Nature, our BFF

Jill Clark

For Earth Month we had each member of the Dirt Squad talk about what they love about nature, and each individual answered individually yet the reason was the same for literally every member on the team: Time in nature relaxes us and clears our head. We decided to have our friend Jill dig into this a little more for us. She unearthed some pretty fascinating stuff!

Mother Dirt is founded on the idea of replacing an essential bacteria that once existed on our skin naturally, but has been wiped away by modern hygiene and indoor lifestyles. Can the same hold true for our dwindling time spent in nature and the effect on our minds? Maybe we can reverse the effects by reconnecting with nature. Let’s dive into “nature deficit disorder.”

Nature and your mind

Our once wild imaginations may be altered by screen time. Brain chemistry and brain connectivity are different in children who are addicted to technology versus those who aren’t. Our days saturated by instant gratification and hyper stimulation are showing signs of  links to ADHD—either through mimicked symptoms or amplified in those undiagnosed. We are learning that those dealing with anxiety, depression, or chronic stress may actually be able to improve their symptoms by spending more time in nature.

What does this all mean?

We have a question for you…

How much time do you spend outside? Not just what’s necessary to move through your daily routine, but enjoying the quiet of nature?

Now, how much time do you spend looking at a screen? Whether it’s your cell phone and computer during the day; television or tablet at night.

The answer is probably a little unsettling, right?

A man named Richard Louv gathered and studied evidence, coining the term “nature deficit disorder” as the behavioral problems linked to our disconnection with nature. Louv credits limited time in nature, the temptations of electronics, and even parental fears as the causes.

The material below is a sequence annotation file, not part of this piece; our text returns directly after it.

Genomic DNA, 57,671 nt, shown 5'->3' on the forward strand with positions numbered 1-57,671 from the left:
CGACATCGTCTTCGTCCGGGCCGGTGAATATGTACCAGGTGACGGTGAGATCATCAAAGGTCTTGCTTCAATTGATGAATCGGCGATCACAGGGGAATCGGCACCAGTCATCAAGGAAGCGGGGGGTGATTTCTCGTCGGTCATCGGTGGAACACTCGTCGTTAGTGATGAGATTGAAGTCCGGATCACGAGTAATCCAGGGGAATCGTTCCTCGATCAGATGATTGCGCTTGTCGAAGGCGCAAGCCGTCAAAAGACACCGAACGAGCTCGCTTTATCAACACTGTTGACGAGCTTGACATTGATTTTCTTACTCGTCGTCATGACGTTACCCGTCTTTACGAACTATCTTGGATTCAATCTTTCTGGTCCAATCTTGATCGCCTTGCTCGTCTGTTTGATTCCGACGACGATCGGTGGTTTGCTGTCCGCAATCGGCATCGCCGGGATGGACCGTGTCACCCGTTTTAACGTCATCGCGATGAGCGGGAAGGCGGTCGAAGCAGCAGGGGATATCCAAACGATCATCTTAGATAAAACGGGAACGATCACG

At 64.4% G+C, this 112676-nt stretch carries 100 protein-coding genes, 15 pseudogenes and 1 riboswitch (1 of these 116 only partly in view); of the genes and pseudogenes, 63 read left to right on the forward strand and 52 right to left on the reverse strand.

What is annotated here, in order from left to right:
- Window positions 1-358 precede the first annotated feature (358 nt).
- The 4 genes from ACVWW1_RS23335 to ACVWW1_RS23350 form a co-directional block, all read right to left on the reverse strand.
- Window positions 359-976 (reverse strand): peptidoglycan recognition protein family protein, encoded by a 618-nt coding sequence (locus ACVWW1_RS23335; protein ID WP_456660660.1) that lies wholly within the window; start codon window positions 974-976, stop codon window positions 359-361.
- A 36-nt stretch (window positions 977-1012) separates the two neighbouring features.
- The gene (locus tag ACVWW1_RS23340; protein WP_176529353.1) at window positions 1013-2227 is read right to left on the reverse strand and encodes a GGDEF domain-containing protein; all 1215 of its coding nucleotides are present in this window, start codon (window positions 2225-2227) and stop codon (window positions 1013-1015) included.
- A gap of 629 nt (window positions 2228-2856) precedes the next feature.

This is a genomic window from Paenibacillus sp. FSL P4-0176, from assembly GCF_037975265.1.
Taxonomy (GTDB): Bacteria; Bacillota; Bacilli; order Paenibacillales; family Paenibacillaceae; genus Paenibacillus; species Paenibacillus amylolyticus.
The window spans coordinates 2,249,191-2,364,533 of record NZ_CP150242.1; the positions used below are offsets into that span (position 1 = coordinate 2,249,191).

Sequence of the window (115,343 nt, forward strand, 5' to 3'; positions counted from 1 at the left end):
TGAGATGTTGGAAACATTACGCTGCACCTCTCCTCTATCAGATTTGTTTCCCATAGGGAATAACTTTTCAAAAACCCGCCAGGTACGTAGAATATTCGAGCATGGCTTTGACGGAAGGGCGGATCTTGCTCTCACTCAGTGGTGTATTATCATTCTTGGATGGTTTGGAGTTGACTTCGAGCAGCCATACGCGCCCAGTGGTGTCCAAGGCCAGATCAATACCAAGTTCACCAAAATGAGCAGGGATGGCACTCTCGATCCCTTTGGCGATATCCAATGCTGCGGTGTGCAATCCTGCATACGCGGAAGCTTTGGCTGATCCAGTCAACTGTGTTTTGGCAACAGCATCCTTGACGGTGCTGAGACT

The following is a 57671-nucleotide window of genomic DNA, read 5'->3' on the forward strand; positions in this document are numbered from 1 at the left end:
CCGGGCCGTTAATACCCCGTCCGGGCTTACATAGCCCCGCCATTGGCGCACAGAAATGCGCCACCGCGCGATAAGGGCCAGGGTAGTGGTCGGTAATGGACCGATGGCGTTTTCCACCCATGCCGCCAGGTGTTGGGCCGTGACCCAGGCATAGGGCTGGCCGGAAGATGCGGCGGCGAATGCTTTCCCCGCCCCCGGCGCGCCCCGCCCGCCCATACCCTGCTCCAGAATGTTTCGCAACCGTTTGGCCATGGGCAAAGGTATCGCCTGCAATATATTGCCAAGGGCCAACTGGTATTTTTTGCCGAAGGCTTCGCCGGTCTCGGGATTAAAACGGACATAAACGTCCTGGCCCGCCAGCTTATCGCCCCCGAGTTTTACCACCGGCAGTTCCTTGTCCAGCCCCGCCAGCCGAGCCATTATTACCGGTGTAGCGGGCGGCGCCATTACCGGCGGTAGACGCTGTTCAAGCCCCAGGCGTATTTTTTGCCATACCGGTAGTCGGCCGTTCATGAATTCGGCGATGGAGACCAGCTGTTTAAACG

While not everyone agrees about Louv’s conclusions, the ideas that we don’t spend nearly enough time in nature and that more time in nature offers peace to certain stresses makes sense.

How did we get here?

Louv frames nature deficit disorder as a problem of only recent years. An increase in screen time among children, an increase in “stranger danger” fears among parents, and urbanization are a few reasons worth considering. Instead of exploring our surroundings, we spend a lot of time inside glued to some sort of screen.

Others, like Elizabeth Dickinson think this is a cultural shift that was a long time coming. Dickinson argues that Louv’s theory is a misdiagnosis that fails to examine the cultural roots of the problem. Communication and lifestyle could be the key.

No matter who is more right in the cause, we agree that a little more time in the wild could do us good.

How can we reconnect?

Organizations are popping up with the goals of reconnecting our kids with nature. For example, some schools in the USA are encouraging the integration of nature and traditional classrooms. Also, the Cities Connecting Children to Nature is a resource for US cities who want to help our children reconnect, provided by the National League of Cities Institute for Youth, Education, and Families.

Another example, NatureHood is a program developed by Nature Canada to get kids exploring “nature in your ‘hood.” Quite a few similar initiatives are being found around the world as people attempt to return to their wild roots with intentional outdoor play.

We aren’t finished with this topic just yet, but we’ll leave you with this to consider for now: If signs suggest that humans are mentally and physically healthier when connected to nature, why not give it a try for yourself? Most of us would probably like a little extra time hanging out between the trees.

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